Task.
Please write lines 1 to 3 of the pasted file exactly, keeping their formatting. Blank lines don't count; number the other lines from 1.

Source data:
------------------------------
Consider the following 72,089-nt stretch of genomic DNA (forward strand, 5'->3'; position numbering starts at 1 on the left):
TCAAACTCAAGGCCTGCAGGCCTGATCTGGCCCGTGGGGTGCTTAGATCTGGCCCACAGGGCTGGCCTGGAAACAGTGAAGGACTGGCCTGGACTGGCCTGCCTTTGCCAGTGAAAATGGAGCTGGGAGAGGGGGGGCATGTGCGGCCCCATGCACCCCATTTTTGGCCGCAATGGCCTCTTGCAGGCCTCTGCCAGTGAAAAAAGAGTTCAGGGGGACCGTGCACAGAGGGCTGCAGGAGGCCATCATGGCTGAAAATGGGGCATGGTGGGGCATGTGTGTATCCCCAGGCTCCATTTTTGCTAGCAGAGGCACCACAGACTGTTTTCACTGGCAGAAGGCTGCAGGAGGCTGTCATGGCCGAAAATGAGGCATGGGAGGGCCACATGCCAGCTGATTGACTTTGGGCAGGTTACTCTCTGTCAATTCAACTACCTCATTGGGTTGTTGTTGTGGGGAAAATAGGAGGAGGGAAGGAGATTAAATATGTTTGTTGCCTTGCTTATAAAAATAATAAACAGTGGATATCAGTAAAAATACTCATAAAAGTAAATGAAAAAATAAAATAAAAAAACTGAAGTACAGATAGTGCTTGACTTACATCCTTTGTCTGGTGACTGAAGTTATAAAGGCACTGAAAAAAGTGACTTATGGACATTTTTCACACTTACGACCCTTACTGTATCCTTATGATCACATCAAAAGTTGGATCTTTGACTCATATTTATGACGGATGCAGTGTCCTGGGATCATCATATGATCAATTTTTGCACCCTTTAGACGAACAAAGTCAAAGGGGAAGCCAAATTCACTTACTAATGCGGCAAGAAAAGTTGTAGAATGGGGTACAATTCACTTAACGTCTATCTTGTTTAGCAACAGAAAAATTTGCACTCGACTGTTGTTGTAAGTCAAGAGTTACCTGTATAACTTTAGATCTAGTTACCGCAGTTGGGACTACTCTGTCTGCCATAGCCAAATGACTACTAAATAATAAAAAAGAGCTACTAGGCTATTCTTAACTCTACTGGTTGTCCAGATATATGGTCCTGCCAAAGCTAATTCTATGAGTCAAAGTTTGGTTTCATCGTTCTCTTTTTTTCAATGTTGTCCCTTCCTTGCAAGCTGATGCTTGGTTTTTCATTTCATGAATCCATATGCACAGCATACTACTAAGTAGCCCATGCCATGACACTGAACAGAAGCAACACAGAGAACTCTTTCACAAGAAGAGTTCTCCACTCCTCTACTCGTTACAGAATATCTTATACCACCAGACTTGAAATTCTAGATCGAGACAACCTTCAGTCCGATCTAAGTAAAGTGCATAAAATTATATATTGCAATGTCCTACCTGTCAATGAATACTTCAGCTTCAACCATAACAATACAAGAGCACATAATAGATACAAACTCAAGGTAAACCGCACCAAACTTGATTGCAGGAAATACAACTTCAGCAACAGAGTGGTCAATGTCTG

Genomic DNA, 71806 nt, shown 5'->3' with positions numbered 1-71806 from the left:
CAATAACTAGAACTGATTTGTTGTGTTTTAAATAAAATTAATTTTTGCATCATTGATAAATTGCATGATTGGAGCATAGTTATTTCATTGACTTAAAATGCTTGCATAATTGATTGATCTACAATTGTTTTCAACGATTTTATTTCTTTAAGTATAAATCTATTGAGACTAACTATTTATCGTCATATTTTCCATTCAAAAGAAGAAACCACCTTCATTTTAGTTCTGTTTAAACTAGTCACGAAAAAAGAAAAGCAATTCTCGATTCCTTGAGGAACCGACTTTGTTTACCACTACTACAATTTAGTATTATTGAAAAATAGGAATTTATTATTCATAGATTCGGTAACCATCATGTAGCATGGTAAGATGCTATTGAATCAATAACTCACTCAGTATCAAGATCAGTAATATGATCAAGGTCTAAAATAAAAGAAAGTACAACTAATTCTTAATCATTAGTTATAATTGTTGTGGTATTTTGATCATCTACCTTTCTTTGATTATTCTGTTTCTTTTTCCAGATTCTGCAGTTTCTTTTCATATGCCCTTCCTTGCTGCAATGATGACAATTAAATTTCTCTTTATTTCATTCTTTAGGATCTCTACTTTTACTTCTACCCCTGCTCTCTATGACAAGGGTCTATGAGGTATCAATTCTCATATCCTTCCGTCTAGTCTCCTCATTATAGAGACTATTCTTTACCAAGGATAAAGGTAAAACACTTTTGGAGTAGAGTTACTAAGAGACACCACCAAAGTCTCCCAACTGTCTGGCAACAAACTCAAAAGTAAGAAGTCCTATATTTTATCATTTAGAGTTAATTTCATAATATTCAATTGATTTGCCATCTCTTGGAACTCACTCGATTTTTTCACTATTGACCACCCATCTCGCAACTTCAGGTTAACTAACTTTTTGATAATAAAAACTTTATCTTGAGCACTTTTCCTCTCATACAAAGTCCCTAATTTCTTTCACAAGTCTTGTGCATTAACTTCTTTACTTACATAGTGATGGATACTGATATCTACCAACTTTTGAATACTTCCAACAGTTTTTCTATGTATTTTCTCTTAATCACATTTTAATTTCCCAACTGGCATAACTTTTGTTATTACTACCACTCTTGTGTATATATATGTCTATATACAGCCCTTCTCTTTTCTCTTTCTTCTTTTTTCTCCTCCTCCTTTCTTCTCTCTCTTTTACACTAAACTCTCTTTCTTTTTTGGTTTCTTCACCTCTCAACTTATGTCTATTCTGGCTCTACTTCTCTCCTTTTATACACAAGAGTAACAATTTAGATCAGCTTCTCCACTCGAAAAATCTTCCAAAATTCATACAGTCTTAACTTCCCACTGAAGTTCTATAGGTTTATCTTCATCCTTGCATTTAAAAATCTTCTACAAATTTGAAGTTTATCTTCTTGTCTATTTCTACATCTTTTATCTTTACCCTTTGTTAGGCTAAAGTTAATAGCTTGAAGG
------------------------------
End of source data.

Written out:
Consider the following 72,089-nt stretch of genomic DNA (forward strand, 5'->3'; position numbering starts at 1 on the left):
TCAAACTCAAGGCCTGCAGGCCTGATCTGGCCCGTGGGGTGCTTAGATCTGGCCCACAGGGCTGGCCTGGAAACAGTGAAGGACTGGCCTGGACTGGCCTGCCTTTGCCAGTGAAAATGGAGCTGGGAGAGGGGGGGCATGTGCGGCCCCATGCACCCCATTTTTGGCCGCAATGGCCTCTTGCAGGCCTCTGCCAGTGAAAAAAGAGTTCAGGGGGACCGTGCACAGAGGGCTGCAGGAGGCCATCATGGCTGAAAATGGGGCATGGTGGGGCATGTGTGTATCCCCAGGCTCCATTTTTGCTAGCAGAGGCACCACAGACTGTTTTCACTGGCAGAAGGCTGCAGGAGGCTGTCATGGCCGAAAATGAGGCATGGGAGGGCCACATGCCAGCTGATTGACTTTGGGCAGGTTACTCTCTGTCAATTCAACTACCTCATTGGGTTGTTGTTGTGGGGAAAATAGGAGGAGGGAAGGAGATTAAATATGTTTGTTGCCTTGCTTATAAAAATAATAAACAGTGGATATCAGTAAAAATACTCATAAAAGTAAATGAAAAAATAAAATAAAAAAACTGAAGTACAGATAGTGCTTGACTTACATCCTTTGTCTGGTGACTGAAGTTATAAAGGCACTGAAAAAAGTGACTTATGGACATTTTTCACACTTACGACCCTTACTGTATCCTTATGATCACATCAAAAGTTGGATCTTTGACTCATATTTATGACGGATGCAGTGTCCTGGGATCATCATATGATCAATTTTTGCACCCTTTAGACGAACAAAGTCAAAGGGGAAGCCAAATTCACTTACTAATGCGGCAAGAAAAGTTGTAGAATGGGGTACAATTCACTTAACGTCTATCTTGTTTAGCAACAGAAAAATTTGCACTCGACTGTTGTTGTAAGTCAAGAGTTACCTGTATAACTTTAGATCTAGTTACCGCAGTTGGGACTACTCTGTCTGCCATAGCCAAATGACTACTAAATAATAAAAAAGAGCTACTAGGCTATTCTTAACTCTACTGGTTGTCCAGATATATGGTCCTGCCAAAGCTAATTCTATGAGTCAAAGTTTGGTTTCATCGTTCTCTTTTTTTCAATGTTGTCCCTTCCTTGCAAGCTGATGCTTGGTTTTTCATTTCATGAATCCATATGCACAGCATACTACTAAGTAGCCCATGCCATGACACTGAACAGAAGCAACACAGAGAACTCTTTCACAAGAAGAGTTCTCCACTCCTCTACTCGTTACAGAATATCTTATACCACCAGACTTGAAATTCTAGATCGAGACAACCTTCAGTCCGATCTAAGTAAAGTGCATAAAATTATATATTGCAATGTCCTACCTGTCAATGAATACTTCAGCTTCAACCATAACAATACAAGAGCACATAATAGATACAAACTCAAGGTAAACCGCACCAAACTTGATTGCAGGAAATACAACTTCAGCAACAGAGTGGTCAATGTCTG

Genomic DNA, 71806 nt, shown 5'->3' with positions numbered 1-71806 from the left: